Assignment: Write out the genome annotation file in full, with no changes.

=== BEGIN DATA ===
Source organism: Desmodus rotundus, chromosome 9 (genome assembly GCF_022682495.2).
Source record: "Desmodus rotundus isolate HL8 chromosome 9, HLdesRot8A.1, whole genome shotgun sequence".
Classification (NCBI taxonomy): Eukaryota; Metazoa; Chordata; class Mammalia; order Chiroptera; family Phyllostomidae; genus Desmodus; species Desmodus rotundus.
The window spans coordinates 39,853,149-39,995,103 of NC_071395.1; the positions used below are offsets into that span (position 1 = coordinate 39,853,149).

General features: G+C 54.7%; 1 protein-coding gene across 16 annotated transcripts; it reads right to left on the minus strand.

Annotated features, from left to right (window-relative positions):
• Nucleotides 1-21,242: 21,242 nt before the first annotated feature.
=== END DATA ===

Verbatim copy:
Source organism: Desmodus rotundus, chromosome 9 (genome assembly GCF_022682495.2).
Source record: "Desmodus rotundus isolate HL8 chromosome 9, HLdesRot8A.1, whole genome shotgun sequence".
Classification (NCBI taxonomy): Eukaryota; Metazoa; Chordata; class Mammalia; order Chiroptera; family Phyllostomidae; genus Desmodus; species Desmodus rotundus.
The window spans coordinates 39,853,149-39,995,103 of NC_071395.1; the positions used below are offsets into that span (position 1 = coordinate 39,853,149).

General features: G+C 54.7%; 1 protein-coding gene across 16 annotated transcripts; it reads right to left on the minus strand.

Annotated features, from left to right (window-relative positions):
• Nucleotides 1-21,242: 21,242 nt before the first annotated feature.